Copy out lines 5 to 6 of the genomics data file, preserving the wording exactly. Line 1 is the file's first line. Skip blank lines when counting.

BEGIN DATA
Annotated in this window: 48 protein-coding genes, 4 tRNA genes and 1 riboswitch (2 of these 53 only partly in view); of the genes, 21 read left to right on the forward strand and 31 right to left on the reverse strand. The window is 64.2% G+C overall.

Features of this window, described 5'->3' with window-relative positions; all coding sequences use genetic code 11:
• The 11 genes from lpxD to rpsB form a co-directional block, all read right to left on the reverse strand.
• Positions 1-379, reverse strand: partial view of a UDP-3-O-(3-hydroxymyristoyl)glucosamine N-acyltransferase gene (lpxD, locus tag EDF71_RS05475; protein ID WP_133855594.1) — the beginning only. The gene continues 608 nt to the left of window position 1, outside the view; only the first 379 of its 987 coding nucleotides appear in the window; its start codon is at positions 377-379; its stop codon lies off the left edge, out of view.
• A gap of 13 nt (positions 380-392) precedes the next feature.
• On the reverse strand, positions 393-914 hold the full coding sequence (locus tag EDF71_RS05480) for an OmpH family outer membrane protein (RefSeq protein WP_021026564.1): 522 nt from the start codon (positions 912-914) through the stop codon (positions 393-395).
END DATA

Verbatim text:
• A gap of 13 nt (positions 380-392) precedes the next feature.
• On the reverse strand, positions 393-914 hold the full coding sequence (locus tag EDF71_RS05480) for an OmpH family outer membrane protein (RefSeq protein WP_021026564.1): 522 nt from the start codon (positions 912-914) through the stop codon (positions 393-395).